GARDINER — Gardiner officials are moving ahead with a temporary ban on marijuana retail shops and social clubs inside city limits.

The Gardiner City Council on Wednesday voted 6-0, with Mayor Thom Harnett and At-large Councilor Scott Williams absent, to approve a moratorium.

With the vote came a directive for city staff to develop a plan for what will happen next, including how to get word out to the public on the process.

“Not everyone reads the newspaper or is on Facebook,” At-large Councilor Maureen Blanchard said at Wednesday’s meeting.

City officials have discussed the temporary ban since mid-November, shortly after Maine voters narrowly approved a ballot initiative that legalizes recreational marijuana in Maine.

“We don’t have a final plan yet,” Gardiner City Manager Scott Morelli said Thursday. “What I envision is some sort of task force, probably made up of pro, opposed and neutral parties, and experts like the police chief and the Planning Board chairwoman.”

That task force would examine what Gardiner wants to do about the retail shops, social clubs and commercial growing facilities, and would be charged with coming up with recommendations to take to the City Council.

“If the answer is no, we shouldn’t have these, and the council agrees, we can drop it,” Morelli said. “If the answer is yes on some or all of it, then it will go to the Ordinance Review Committee for the appropriate land use measures with appropriate sites and buffers, like a bar. And that would come back before the council.”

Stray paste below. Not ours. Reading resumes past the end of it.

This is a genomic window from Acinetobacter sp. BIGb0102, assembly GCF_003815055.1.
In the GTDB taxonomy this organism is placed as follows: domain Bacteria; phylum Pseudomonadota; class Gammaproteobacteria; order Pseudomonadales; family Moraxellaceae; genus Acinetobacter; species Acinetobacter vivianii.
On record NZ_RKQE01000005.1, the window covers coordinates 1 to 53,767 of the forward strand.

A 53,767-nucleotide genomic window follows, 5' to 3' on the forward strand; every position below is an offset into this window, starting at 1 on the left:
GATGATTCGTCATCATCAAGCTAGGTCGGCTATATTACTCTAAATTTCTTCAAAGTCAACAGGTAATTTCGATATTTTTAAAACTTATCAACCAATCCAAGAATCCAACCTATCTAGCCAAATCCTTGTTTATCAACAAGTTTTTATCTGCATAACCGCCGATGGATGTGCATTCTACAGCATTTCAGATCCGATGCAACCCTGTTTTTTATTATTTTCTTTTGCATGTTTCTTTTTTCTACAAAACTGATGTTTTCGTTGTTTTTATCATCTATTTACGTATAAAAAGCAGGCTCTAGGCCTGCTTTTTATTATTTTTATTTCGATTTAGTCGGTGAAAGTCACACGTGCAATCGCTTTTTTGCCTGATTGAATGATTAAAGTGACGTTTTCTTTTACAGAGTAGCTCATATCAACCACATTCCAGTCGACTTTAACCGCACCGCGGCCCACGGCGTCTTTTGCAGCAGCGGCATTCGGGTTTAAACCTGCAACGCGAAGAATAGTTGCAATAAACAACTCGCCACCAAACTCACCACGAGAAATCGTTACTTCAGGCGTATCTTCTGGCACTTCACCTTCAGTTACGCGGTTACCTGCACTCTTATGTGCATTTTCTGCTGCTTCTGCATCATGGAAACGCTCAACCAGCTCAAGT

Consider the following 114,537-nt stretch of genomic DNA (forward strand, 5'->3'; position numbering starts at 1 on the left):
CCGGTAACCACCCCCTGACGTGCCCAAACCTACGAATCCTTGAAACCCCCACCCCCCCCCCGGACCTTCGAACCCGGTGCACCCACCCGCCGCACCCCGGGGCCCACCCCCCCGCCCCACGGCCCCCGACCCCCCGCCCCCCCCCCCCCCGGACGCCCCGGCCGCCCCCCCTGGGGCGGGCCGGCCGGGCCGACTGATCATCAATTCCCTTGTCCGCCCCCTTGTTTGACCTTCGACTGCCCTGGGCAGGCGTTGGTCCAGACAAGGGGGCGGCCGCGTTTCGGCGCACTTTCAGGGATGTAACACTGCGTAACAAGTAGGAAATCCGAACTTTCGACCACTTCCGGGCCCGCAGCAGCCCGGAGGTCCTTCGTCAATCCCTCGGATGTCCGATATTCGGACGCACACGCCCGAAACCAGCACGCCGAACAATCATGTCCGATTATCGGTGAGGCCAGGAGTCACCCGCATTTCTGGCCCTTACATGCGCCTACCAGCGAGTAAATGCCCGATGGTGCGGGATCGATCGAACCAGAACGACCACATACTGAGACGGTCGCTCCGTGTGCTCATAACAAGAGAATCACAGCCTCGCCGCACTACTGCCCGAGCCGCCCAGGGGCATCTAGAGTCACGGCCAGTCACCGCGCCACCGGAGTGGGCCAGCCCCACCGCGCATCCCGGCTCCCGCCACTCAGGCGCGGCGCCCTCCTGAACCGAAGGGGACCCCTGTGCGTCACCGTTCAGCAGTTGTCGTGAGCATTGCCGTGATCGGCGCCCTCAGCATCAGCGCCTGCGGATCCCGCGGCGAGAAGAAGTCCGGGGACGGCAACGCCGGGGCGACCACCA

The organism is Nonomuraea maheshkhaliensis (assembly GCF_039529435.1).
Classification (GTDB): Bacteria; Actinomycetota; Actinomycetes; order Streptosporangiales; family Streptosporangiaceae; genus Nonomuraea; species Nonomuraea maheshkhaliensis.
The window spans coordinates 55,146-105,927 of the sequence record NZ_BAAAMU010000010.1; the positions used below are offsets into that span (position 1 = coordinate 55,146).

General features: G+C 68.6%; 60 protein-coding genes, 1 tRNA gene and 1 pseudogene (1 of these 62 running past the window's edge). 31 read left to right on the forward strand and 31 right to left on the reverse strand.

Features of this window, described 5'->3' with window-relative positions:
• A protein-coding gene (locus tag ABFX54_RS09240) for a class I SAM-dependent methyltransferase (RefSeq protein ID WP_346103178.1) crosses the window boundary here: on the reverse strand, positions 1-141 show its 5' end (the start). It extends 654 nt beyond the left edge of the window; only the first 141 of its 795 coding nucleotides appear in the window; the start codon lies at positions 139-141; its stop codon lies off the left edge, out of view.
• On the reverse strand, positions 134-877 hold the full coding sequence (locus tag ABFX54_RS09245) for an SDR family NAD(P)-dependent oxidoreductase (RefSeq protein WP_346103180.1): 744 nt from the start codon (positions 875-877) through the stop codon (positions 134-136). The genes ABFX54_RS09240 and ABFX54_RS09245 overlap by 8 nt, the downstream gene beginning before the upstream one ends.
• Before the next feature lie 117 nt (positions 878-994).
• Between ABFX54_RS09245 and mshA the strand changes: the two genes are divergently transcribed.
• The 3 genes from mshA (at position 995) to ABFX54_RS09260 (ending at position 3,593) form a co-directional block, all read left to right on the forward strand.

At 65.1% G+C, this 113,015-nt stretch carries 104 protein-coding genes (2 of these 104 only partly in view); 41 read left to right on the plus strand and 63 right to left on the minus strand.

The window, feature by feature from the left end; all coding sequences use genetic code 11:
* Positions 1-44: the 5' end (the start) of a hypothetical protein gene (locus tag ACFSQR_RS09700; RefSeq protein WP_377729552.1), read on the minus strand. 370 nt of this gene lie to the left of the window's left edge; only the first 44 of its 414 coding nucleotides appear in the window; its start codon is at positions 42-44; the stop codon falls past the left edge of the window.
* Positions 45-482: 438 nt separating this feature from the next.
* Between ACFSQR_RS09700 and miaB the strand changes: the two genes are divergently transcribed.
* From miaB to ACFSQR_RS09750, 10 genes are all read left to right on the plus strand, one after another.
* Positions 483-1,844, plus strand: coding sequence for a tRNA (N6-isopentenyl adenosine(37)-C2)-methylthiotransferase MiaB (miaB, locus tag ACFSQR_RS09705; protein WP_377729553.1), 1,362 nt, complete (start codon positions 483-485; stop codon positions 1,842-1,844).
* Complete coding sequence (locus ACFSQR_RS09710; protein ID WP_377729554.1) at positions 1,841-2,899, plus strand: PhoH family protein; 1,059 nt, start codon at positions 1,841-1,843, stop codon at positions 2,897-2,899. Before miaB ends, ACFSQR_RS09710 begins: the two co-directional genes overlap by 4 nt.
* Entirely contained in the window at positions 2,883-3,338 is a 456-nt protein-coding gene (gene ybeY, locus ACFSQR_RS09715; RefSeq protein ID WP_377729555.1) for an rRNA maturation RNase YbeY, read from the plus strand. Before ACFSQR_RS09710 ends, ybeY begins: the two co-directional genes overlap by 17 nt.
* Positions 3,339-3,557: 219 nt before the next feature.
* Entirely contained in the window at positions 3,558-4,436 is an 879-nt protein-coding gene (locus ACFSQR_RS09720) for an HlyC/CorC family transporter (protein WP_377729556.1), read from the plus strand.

Although a majority of Gardiner voters cast no ballots on this question, the measure passed statewide by 3,995 votes. In Gardiner, 1,464 voted yes and 1,605 were opposed.

Opponents of the measure requested a recount in the days after the November election. That recount was halted Saturday as those opposing legalizing recreational marijuana acknowledged that the totals were correct and were unlikely to change.

The secretary of state’s office certified the vote on ballot Question 1 on Wednesday, and now the measure heads to the governor’s office, which must issue a proclamation of the vote within 10 days of receiving it. The measure goes into law 30 days after that.

While the state rules, expected to be developed by the state Department of Agriculture, Conservation and Forestry, might not be completed until the second half of 2017, cities and towns have the option to ban social clubs and retail shops outright or impose tighter restrictions than the state is likely to demand.

Aside from the state actions, South Gardiner resident John McMillian warned those at the City Council meeting that no matter what actions the council takes at the local level, state law will not protect anyone in Maine from being prosecuted at the federal level; federal law enforcement continues to consider marijuana an illegal drug.